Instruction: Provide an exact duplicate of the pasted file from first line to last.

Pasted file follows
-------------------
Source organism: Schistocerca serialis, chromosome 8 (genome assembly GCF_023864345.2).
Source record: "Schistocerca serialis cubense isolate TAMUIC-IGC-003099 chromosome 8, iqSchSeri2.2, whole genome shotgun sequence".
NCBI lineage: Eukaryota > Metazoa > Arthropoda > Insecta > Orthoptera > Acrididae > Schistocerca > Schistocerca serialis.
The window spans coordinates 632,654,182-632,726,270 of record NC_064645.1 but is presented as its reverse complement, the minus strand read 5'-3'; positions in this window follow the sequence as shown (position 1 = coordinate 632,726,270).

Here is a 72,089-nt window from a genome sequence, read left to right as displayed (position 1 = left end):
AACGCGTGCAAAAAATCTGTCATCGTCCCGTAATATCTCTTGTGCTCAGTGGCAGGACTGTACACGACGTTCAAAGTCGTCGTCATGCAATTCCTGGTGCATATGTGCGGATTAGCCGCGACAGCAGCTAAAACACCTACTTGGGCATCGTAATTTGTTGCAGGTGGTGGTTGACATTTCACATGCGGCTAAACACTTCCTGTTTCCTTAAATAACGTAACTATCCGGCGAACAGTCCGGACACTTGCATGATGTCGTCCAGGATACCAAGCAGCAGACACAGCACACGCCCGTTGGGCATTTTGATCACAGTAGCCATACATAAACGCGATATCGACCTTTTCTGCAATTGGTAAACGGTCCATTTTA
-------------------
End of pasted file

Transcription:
Source organism: Schistocerca serialis, chromosome 8 (genome assembly GCF_023864345.2).
Source record: "Schistocerca serialis cubense isolate TAMUIC-IGC-003099 chromosome 8, iqSchSeri2.2, whole genome shotgun sequence".
NCBI lineage: Eukaryota > Metazoa > Arthropoda > Insecta > Orthoptera > Acrididae > Schistocerca > Schistocerca serialis.
The window spans coordinates 632,654,182-632,726,270 of record NC_064645.1 but is presented as its reverse complement, the minus strand read 5'-3'; positions in this window follow the sequence as shown (position 1 = coordinate 632,726,270).

Here is a 72,089-nt window from a genome sequence, read left to right as displayed (position 1 = left end):
AACGCGTGCAAAAAATCTGTCATCGTCCCGTAATATCTCTTGTGCTCAGTGGCAGGACTGTACACGACGTTCAAAGTCGTCGTCATGCAATTCCTGGTGCATATGTGCGGATTAGCCGCGACAGCAGCTAAAACACCTACTTGGGCATCGTAATTTGTTGCAGGTGGTGGTTGACATTTCACATGCGGCTAAACACTTCCTGTTTCCTTAAATAACGTAACTATCCGGCGAACAGTCCGGACACTTGCATGATGTCGTCCAGGATACCAAGCAGCAGACACAGCACACGCCCGTTGGGCATTTTGATCACAGTAGCCATACATAAACGCGATATCGACCTTTTCTGCAATTGGTAAACGGTCCATTTTA